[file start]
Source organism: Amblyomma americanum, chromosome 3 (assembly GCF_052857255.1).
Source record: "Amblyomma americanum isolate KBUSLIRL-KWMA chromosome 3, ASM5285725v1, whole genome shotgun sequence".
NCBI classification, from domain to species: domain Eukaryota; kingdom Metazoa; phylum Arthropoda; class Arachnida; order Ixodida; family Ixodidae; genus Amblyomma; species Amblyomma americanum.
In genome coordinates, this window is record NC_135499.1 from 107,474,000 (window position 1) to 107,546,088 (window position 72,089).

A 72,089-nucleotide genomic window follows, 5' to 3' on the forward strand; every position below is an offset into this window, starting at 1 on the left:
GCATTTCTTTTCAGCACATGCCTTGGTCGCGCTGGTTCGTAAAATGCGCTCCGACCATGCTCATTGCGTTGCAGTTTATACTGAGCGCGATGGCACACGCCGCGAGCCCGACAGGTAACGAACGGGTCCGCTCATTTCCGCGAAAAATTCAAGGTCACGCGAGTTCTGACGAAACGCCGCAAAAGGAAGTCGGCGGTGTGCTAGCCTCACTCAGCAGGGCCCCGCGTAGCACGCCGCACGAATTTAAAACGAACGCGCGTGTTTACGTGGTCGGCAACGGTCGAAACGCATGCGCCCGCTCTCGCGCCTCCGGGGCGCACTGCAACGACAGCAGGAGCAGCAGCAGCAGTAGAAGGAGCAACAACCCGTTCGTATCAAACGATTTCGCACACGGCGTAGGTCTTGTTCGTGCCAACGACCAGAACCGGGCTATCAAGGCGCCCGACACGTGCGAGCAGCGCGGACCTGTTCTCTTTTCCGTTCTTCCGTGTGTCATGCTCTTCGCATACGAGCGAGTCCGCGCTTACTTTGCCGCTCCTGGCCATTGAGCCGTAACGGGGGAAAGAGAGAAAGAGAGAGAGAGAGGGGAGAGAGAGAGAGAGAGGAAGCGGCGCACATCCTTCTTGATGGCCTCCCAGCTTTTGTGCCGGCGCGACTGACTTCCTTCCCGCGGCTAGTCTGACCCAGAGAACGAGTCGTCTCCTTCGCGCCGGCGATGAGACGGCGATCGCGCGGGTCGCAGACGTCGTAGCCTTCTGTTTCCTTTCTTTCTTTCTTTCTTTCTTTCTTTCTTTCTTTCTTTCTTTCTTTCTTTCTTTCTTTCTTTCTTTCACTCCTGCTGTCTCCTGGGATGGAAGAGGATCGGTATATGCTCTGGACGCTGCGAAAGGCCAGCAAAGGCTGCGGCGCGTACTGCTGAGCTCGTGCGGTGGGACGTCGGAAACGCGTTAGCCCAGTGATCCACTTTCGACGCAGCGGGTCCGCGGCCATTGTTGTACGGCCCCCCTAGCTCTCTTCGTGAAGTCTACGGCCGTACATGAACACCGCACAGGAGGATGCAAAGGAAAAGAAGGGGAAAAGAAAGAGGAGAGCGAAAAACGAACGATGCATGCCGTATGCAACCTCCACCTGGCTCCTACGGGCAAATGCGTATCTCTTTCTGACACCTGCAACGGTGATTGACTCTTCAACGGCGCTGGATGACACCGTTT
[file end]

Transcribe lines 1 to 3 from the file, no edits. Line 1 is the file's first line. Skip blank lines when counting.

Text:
Source organism: Amblyomma americanum, chromosome 3 (assembly GCF_052857255.1).
Source record: "Amblyomma americanum isolate KBUSLIRL-KWMA chromosome 3, ASM5285725v1, whole genome shotgun sequence".
NCBI classification, from domain to species: domain Eukaryota; kingdom Metazoa; phylum Arthropoda; class Arachnida; order Ixodida; family Ixodidae; genus Amblyomma; species Amblyomma americanum.